I'm going to build a benchtop PSU from an ATX PSU, and I would like to add a USB charging port on it. It should be able to power an Arduino or charge my (non-Apple) phone. (I know Apple devices require additional circuits, but I don't own any so I don't bother with that.)

Since USB uses +5V I could directly connect the +5V of the female USB connector to +5V on the ATX, and USB GND to ATX +0V, leaving the data lines unconnected.

Is this a good idea? Does this allow devices to draw as much current as they need (like a USB phone charger), or are they limited to 500 mA (official USB max current) or even only 100 mA (USB initial max current)?

  • 3
    \$\begingroup\$ Nowdays, having D+ and D- pins disconnected is a bad idea, giving you 500ma per port max. Current will be limited internally by most(if not all) modern phones. So we could and should review this extremely important question, as it remains unanswered for now. \$\endgroup\$
    – user149105
    Oct 28, 2017 at 3:03

2 Answers 2


The 5V rail will most definitely be able to supply the power that you need in your setup. For most ATX PSUs, the +5v rail has the largest current capacity of all rails on the supply. Many, if not most devices will charge as soon as there is a voltage applied to their USB port, so I'd say that aspect of your setup is also good. I wouldn't worry about a device overdraw; the current control is generally built into the device rather than the charger.

The only thing to really consider is similar to what you mentioned in your question; some devices will begin to charge at say, half of their current capacity, and only ramp up to full current once they've received some data from the charger/host device. But, this is only really an inconvenience, and most devices will charge with at least some initial current. The only device I can think of off the top of my head that won't charge at all without this enumeration is a Sony PlayStation 3 controller (but I'm sure there are more).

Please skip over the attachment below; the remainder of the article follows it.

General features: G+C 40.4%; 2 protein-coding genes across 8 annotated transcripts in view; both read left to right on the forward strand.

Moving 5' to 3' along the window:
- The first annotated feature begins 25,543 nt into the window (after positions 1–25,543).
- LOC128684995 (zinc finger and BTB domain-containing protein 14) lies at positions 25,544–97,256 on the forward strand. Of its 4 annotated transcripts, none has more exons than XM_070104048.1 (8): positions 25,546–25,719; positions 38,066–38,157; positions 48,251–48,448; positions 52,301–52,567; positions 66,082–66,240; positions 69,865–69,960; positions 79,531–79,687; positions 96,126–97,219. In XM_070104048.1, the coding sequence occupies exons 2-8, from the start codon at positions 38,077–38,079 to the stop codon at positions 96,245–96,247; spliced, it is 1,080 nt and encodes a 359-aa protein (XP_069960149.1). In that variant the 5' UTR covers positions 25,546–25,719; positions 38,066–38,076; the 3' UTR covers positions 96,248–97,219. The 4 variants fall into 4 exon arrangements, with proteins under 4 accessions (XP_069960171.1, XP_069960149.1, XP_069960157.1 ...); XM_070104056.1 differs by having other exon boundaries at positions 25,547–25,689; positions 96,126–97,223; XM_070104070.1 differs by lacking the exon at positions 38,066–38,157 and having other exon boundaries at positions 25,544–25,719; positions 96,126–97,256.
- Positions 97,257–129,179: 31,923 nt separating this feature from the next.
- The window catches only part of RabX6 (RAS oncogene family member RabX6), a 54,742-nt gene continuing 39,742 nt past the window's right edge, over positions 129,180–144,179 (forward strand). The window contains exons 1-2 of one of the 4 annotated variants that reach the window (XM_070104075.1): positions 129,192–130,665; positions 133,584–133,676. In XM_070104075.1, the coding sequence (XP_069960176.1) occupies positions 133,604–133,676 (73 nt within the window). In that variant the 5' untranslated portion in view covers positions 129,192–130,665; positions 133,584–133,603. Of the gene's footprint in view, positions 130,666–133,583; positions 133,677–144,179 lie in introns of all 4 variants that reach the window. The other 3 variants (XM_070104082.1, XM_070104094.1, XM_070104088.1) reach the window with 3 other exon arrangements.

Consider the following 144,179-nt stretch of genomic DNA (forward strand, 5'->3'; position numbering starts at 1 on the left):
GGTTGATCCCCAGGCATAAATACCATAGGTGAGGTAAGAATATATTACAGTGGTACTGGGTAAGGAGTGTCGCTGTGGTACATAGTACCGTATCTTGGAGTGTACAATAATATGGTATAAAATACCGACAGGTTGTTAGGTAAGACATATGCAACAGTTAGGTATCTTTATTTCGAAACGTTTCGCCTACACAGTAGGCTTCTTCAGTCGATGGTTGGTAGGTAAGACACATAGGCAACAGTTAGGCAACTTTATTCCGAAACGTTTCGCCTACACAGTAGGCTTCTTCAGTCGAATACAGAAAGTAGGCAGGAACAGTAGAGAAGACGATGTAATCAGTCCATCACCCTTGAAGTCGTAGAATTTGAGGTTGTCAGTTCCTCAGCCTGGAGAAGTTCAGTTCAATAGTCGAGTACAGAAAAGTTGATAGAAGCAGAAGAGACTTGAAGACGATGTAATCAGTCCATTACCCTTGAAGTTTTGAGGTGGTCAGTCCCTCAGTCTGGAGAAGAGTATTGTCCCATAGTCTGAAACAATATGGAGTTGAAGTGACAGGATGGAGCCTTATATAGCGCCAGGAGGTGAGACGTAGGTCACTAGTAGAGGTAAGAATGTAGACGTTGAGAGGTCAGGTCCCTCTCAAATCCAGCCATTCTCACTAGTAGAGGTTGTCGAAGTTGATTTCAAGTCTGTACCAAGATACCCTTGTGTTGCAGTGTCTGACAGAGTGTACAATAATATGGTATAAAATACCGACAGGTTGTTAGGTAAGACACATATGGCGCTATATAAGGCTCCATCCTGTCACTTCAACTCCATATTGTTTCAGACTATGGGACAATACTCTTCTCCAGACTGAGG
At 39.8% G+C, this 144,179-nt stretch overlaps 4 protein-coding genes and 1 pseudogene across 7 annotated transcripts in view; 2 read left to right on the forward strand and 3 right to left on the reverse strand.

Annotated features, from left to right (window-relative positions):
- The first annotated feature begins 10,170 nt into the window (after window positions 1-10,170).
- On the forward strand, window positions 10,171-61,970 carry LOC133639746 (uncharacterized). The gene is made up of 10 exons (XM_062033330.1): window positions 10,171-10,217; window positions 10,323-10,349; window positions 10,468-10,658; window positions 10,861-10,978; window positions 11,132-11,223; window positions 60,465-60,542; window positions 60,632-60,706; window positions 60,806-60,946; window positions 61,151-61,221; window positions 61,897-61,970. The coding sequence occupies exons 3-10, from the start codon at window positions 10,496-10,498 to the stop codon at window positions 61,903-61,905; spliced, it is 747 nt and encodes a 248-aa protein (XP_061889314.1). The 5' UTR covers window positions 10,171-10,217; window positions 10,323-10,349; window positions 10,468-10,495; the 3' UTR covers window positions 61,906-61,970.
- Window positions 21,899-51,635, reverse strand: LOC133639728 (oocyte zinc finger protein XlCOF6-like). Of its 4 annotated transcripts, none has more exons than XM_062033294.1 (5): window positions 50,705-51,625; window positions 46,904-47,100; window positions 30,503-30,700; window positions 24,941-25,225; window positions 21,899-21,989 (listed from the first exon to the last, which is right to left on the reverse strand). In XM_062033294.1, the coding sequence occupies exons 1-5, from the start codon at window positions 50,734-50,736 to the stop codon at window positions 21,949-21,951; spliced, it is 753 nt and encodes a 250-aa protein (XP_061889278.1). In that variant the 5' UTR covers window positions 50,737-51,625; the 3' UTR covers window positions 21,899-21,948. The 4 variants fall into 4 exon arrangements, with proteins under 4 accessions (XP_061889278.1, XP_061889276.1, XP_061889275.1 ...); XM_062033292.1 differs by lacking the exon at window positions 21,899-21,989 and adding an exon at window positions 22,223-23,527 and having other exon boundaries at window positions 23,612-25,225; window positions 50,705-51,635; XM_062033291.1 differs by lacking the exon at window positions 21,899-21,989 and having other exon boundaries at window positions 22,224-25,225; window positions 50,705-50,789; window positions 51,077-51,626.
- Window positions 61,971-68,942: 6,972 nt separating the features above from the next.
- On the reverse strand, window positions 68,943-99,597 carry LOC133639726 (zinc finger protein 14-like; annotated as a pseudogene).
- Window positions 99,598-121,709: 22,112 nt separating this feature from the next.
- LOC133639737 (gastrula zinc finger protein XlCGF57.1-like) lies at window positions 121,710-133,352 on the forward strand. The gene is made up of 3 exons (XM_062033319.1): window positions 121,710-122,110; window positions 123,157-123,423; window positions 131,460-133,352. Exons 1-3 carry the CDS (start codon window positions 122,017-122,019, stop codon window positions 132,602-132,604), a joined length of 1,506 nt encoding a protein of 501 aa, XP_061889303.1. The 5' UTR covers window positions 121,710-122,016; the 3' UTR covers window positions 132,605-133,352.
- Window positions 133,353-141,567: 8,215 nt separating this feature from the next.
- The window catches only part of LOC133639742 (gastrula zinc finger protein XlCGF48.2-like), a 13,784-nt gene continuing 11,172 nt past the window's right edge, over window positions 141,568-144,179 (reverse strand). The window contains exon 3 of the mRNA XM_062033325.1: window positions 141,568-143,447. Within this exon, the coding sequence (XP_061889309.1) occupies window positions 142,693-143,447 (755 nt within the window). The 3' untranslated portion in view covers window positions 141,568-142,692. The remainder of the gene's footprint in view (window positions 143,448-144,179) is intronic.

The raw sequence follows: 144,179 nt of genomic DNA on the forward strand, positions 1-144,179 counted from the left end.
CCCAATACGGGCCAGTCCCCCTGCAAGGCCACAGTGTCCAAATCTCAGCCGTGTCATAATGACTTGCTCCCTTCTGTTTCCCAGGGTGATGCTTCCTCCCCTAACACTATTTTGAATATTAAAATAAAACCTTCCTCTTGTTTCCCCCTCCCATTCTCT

The final point is that this really just varies on a device to device basis. Some devices will charge with max current right off the bat, a few will be limited to initial max current, and a couple might not charge at all.

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    \$\begingroup\$ The PS3 Controller won't charge without enumeration. Most devices that require signaling use ""standard"" resistor/voltage level signaling on the d+/d- pins and sometimes id pin. \$\endgroup\$
    – Passerby
    Jun 19, 2013 at 22:41
  • 1
    \$\begingroup\$ @Passerby The word was on the tip of my tongue, I swear.... \$\endgroup\$
    – Jay Greco
    Jun 19, 2013 at 22:44

Your circuit is ok. The USB connector is connected to your ATX PSU so the power limit is determined by the PSU. You can obtain the maximum current available in the 5 V line from the datasheet of your PSU. Usually there is a sticker on the power supply which gives the maximum current for each line.

Remember that modern ATX PSU need to be turned on connecting the PWR_ON cable (usually green) to the ground.

  • 4
    \$\begingroup\$ The OP is also asking whether supplying more current than the device needs is an issue. Most ATX PSU's will supply more than 500mA on the 5V rail. While it shouldn't be an issue, I do wonder if certain devices designed for a maximum of 500mA might charge more quickly than expected and generate excess heat. \$\endgroup\$
    – JYelton
    Jun 18, 2013 at 18:02
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    \$\begingroup\$ Usually devices like phones are able to take only the needed current so there aren't problems if the PSU can erogate more than the requested current. If the phones were not able to take only the required current, universal chargers could not exist because not all phones need the same charge current. \$\endgroup\$
    – Oceanic815
    Jun 18, 2013 at 18:06

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